All of Aleksi Pietikäinen's Comments + Replies

The unexpected difficulty of comparing AlphaStar to humans

This is not true. In Starcraft Broodwar there are lot's of bugs that players take advantage of but such bugs don't exist in Starcraft 2.

I think it's much more important to restrict the AI mechanically so that it has to succeed strategically that to have a fair fight. The whole conversation about fairness is misguided anyway. The point of APM limiter is to remove confounding factors and increase validity of our measurement, not to increase fairness.

1JohnBuridan2yHere to say the same thing. Say I want to discover better strategies in SC2 using AlphaStar, it's extremely important that Alphastar be employing some arbitrarily low human achievable level of athleticism. I was disappointed when the vs TLO videos came out that TLO thought he was playing against one agent AlphaStar. But in fact he played against five different agents which employed five different strategies, not a single agent which was adjusting and choosing among a broad range of strategies.
0Slider2yIn making of starcraft 2 there was the issue of what mechanics to carry over from sc1. If a mechanic that is kept is a ascended bug you off course provide a clean implementation so the new games mechanic is not a bug. But it still means that the mechanic was not put in the palette by a human even if a human decides to keep it for the next game. The complex strategy spaces are discovered and proven rather than built or designed. If the game doesn't play like it was designed but is not broken then it tends to not get fixed. In reverse if a designers balance doesn't result in a good meta in the wild the onus is on the designers to introduce a patch that actually results in a healthy meta and not make players play in a specific way to keep the game working.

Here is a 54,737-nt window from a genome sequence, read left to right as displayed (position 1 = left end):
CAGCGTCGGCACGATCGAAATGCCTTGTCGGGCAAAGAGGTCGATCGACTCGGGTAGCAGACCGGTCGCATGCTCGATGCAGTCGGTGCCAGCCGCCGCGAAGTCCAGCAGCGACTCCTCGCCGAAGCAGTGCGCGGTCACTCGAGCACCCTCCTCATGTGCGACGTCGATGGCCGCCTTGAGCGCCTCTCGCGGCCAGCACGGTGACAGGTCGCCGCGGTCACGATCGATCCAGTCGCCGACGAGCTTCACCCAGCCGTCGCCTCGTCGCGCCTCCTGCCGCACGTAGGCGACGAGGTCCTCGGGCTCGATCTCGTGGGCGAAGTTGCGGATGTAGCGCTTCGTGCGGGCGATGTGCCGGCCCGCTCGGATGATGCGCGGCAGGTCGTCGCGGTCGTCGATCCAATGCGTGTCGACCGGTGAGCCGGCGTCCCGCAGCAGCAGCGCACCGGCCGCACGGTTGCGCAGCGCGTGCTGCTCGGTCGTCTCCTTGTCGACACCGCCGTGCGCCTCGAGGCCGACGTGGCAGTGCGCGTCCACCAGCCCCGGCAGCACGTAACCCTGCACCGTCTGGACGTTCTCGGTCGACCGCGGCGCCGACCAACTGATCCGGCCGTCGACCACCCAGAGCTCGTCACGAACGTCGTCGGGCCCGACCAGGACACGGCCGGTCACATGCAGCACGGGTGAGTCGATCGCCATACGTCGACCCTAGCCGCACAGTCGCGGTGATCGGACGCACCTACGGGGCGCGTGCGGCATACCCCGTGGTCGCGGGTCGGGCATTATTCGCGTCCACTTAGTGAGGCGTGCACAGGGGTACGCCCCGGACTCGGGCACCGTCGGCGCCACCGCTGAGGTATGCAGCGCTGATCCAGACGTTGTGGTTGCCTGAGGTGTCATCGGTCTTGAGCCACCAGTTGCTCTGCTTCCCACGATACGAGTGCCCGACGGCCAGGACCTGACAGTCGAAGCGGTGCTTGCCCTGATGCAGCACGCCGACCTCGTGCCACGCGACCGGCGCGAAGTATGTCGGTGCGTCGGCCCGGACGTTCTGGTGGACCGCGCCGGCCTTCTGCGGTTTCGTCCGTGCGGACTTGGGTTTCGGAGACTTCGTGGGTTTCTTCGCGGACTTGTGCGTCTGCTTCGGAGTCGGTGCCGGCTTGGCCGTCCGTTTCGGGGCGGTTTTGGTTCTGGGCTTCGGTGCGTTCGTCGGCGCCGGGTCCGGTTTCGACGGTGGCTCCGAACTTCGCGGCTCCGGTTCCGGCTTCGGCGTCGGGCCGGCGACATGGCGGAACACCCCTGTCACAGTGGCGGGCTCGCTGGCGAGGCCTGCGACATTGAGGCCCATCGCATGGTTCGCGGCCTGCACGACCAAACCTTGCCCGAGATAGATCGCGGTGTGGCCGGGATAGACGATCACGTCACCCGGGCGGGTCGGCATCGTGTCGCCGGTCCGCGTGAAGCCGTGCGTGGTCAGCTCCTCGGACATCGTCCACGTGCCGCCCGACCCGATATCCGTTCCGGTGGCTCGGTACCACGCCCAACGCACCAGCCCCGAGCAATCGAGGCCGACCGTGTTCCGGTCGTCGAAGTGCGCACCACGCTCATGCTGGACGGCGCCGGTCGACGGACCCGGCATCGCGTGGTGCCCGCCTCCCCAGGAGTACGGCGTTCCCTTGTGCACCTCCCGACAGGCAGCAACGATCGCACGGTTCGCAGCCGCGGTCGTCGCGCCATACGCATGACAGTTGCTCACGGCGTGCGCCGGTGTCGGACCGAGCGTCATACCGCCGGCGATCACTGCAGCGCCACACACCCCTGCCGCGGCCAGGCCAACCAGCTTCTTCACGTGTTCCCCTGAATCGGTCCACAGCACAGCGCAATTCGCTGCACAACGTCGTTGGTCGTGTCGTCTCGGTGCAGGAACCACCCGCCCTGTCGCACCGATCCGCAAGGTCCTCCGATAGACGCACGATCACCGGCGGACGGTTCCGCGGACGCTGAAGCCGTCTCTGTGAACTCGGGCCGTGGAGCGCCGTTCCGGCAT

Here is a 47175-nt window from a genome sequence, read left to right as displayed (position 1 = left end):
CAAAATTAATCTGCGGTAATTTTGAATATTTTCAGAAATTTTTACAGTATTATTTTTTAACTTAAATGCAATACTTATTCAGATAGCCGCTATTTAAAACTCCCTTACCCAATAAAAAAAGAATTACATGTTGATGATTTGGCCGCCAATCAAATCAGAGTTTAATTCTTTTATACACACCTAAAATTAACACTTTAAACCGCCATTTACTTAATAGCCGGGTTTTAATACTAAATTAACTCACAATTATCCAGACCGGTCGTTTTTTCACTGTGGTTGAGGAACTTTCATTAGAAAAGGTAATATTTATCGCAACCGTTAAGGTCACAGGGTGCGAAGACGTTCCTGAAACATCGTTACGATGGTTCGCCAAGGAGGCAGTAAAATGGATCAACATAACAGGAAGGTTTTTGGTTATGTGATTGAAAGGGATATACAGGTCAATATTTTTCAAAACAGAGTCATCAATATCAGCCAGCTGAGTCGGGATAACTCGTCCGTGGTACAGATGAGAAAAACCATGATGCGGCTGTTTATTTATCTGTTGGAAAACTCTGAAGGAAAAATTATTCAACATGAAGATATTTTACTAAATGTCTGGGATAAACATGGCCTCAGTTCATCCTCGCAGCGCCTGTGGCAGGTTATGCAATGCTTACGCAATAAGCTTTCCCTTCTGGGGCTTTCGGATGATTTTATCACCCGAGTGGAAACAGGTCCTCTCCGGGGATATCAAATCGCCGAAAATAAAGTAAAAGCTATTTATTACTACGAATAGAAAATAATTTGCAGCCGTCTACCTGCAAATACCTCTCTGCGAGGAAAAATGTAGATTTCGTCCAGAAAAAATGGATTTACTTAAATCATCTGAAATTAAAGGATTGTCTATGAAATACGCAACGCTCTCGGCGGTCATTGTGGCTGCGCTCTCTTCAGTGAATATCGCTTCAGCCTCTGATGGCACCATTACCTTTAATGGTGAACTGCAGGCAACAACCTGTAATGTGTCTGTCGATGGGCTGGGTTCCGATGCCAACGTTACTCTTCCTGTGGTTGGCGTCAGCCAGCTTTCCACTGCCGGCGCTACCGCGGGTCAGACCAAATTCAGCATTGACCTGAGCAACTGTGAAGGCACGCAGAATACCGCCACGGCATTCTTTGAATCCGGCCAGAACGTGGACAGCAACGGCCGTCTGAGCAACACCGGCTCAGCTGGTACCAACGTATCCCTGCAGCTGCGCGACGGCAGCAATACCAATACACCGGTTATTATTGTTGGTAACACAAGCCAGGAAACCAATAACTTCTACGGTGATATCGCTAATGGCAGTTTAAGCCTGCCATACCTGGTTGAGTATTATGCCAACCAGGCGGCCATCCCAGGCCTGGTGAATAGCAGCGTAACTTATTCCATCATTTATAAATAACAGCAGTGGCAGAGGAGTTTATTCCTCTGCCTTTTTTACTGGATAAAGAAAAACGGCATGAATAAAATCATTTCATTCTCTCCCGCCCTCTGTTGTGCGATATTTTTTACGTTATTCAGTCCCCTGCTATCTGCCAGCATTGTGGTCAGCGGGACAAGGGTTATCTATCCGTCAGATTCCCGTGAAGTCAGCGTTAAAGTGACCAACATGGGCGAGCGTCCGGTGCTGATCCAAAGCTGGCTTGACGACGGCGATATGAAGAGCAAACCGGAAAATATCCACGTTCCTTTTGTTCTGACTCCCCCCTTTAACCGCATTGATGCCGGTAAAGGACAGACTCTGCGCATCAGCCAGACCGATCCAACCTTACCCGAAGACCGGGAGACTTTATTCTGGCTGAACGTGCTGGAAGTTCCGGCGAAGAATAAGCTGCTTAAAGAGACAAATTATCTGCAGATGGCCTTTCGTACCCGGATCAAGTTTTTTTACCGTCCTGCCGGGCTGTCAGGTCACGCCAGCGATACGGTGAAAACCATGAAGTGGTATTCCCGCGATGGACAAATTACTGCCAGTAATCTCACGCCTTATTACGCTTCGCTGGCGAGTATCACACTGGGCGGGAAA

The unexpected difficulty of comparing AlphaStar to humans

I think your feelings stem from you considering it to be enough If AS simply beats human players while APM whiners would like AS to learn all the aspect of Starcraft skill it can reasonably be expected to learn.

The agents on ladder don't scout much and can't react accordingly. They don't tech switch midgame and some of them get utterly confused in ways a human wouldn't. Game 11 agent vs MaNa couldn't figure out it could build 1 phoenix to kill the warp prism and chose to follow it with 3 oracles (units which cant shoot at flying units). The ladder agents d